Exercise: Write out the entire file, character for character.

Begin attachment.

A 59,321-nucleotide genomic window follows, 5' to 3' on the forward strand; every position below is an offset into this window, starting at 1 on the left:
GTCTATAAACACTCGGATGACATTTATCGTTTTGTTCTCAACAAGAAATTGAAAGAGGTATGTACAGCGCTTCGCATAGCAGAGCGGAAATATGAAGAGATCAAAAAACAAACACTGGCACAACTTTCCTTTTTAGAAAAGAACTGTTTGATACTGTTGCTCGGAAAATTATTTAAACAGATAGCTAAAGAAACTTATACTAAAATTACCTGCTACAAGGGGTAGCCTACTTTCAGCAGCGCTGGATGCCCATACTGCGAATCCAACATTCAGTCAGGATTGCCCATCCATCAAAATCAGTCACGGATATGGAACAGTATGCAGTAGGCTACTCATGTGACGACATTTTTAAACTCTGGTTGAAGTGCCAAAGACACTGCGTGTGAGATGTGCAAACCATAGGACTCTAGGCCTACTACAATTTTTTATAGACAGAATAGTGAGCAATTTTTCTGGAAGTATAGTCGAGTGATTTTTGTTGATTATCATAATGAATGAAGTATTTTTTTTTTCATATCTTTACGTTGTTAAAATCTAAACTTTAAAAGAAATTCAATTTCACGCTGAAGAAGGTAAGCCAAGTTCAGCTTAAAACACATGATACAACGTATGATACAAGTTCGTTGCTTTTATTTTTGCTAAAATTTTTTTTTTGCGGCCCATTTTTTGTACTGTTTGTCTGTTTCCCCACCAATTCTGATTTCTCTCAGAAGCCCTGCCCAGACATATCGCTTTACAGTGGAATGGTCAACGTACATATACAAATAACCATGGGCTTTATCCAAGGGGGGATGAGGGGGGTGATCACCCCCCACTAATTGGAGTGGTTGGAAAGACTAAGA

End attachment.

A 59,321-nucleotide genomic window follows, 5' to 3' on the forward strand; every position below is an offset into this window, starting at 1 on the left:
GTCTATAAACACTCGGATGACATTTATCGTTTTGTTCTCAACAAGAAATTGAAAGAGGTATGTACAGCGCTTCGCATAGCAGAGCGGAAATATGAAGAGATCAAAAAACAAACACTGGCACAACTTTCCTTTTTAGAAAAGAACTGTTTGATACTGTTGCTCGGAAAATTATTTAAACAGATAGCTAAAGAAACTTATACTAAAATTACCTGCTACAAGGGGTAGCCTACTTTCAGCAGCGCTGGATGCCCATACTGCGAATCCAACATTCAGTCAGGATTGCCCATCCATCAAAATCAGTCACGGATATGGAACAGTATGCAGTAGGCTACTCATGTGACGACATTTTTAAACTCTGGTTGAAGTGCCAAAGACACTGCGTGTGAGATGTGCAAACCATAGGACTCTAGGCCTACTACAATTTTTTATAGACAGAATAGTGAGCAATTTTTCTGGAAGTATAGTCGAGTGATTTTTGTTGATTATCATAATGAATGAAGTATTTTTTTTTTCATATCTTTACGTTGTTAAAATCTAAACTTTAAAAGAAATTCAATTTCACGCTGAAGAAGGTAAGCCAAGTTCAGCTTAAAACACATGATACAACGTATGATACAAGTTCGTTGCTTTTATTTTTGCTAAAATTTTTTTTTTGCGGCCCATTTTTTGTACTGTTTGTCTGTTTCCCCACCAATTCTGATTTCTCTCAGAAGCCCTGCCCAGACATATCGCTTTACAGTGGAATGGTCAACGTACATATACAAATAACCATGGGCTTTATCCAAGGGGGGATGAGGGGGGTGATCACCCCCCACTAATTGGAGTGGTTGGAAAGACTAAGA